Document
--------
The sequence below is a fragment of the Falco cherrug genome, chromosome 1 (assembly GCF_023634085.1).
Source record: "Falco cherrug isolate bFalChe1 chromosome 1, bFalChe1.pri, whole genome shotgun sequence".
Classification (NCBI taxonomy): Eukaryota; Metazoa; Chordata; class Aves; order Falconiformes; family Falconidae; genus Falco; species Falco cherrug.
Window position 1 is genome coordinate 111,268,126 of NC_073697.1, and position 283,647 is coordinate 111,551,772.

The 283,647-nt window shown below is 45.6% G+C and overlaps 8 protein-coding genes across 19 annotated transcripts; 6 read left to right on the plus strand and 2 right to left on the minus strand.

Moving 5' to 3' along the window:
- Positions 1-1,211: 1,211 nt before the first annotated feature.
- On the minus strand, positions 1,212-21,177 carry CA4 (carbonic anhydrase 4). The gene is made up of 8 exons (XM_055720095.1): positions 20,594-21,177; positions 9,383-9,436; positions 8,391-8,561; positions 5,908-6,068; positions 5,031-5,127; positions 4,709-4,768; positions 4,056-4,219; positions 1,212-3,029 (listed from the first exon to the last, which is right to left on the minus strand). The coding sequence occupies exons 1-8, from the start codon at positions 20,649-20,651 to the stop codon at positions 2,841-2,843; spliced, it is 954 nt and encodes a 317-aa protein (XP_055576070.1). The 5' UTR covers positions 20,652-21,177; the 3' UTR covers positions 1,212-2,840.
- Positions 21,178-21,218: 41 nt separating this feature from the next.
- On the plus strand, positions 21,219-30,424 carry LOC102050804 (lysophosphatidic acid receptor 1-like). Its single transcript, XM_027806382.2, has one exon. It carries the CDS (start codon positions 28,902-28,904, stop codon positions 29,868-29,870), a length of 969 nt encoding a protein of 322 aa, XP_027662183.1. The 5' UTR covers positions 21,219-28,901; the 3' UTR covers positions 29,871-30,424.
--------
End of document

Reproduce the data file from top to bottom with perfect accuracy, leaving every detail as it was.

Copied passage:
The sequence below is a fragment of the Falco cherrug genome, chromosome 1 (assembly GCF_023634085.1).
Source record: "Falco cherrug isolate bFalChe1 chromosome 1, bFalChe1.pri, whole genome shotgun sequence".
Classification (NCBI taxonomy): Eukaryota; Metazoa; Chordata; class Aves; order Falconiformes; family Falconidae; genus Falco; species Falco cherrug.
Window position 1 is genome coordinate 111,268,126 of NC_073697.1, and position 283,647 is coordinate 111,551,772.

The 283,647-nt window shown below is 45.6% G+C and overlaps 8 protein-coding genes across 19 annotated transcripts; 6 read left to right on the plus strand and 2 right to left on the minus strand.

Moving 5' to 3' along the window:
- Positions 1-1,211: 1,211 nt before the first annotated feature.
- On the minus strand, positions 1,212-21,177 carry CA4 (carbonic anhydrase 4). The gene is made up of 8 exons (XM_055720095.1): positions 20,594-21,177; positions 9,383-9,436; positions 8,391-8,561; positions 5,908-6,068; positions 5,031-5,127; positions 4,709-4,768; positions 4,056-4,219; positions 1,212-3,029 (listed from the first exon to the last, which is right to left on the minus strand). The coding sequence occupies exons 1-8, from the start codon at positions 20,649-20,651 to the stop codon at positions 2,841-2,843; spliced, it is 954 nt and encodes a 317-aa protein (XP_055576070.1). The 5' UTR covers positions 20,652-21,177; the 3' UTR covers positions 1,212-2,840.
- Positions 21,178-21,218: 41 nt separating this feature from the next.
- On the plus strand, positions 21,219-30,424 carry LOC102050804 (lysophosphatidic acid receptor 1-like). Its single transcript, XM_027806382.2, has one exon. It carries the CDS (start codon positions 28,902-28,904, stop codon positions 29,868-29,870), a length of 969 nt encoding a protein of 322 aa, XP_027662183.1. The 5' UTR covers positions 21,219-28,901; the 3' UTR covers positions 29,871-30,424.